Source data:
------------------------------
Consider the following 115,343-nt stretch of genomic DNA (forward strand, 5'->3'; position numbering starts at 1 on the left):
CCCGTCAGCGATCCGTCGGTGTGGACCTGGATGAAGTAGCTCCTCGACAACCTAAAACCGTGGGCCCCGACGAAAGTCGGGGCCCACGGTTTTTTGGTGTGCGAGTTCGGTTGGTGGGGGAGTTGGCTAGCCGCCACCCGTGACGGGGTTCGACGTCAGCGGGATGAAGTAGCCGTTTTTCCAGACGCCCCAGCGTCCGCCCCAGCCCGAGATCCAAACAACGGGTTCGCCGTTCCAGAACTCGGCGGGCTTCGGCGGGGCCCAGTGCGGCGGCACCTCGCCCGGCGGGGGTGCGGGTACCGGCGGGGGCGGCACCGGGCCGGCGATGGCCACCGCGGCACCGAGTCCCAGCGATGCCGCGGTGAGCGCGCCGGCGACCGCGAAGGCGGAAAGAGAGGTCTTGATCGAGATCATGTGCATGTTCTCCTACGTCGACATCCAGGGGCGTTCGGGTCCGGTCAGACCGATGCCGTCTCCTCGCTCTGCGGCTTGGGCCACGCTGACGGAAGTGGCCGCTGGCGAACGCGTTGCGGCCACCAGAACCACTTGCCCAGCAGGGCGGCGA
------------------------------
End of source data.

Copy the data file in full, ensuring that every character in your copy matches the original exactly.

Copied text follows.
Consider the following 115,343-nt stretch of genomic DNA (forward strand, 5'->3'; position numbering starts at 1 on the left):
CCCGTCAGCGATCCGTCGGTGTGGACCTGGATGAAGTAGCTCCTCGACAACCTAAAACCGTGGGCCCCGACGAAAGTCGGGGCCCACGGTTTTTTGGTGTGCGAGTTCGGTTGGTGGGGGAGTTGGCTAGCCGCCACCCGTGACGGGGTTCGACGTCAGCGGGATGAAGTAGCCGTTTTTCCAGACGCCCCAGCGTCCGCCCCAGCCCGAGATCCAAACAACGGGTTCGCCGTTCCAGAACTCGGCGGGCTTCGGCGGGGCCCAGTGCGGCGGCACCTCGCCCGGCGGGGGTGCGGGTACCGGCGGGGGCGGCACCGGGCCGGCGATGGCCACCGCGGCACCGAGTCCCAGCGATGCCGCGGTGAGCGCGCCGGCGACCGCGAAGGCGGAAAGAGAGGTCTTGATCGAGATCATGTGCATGTTCTCCTACGTCGACATCCAGGGGCGTTCGGGTCCGGTCAGACCGATGCCGTCTCCTCGCTCTGCGGCTTGGGCCACGCTGACGGAAGTGGCCGCTGGCGAACGCGTTGCGGCCACCAGAACCACTTGCCCAGCAGGGCGGCGA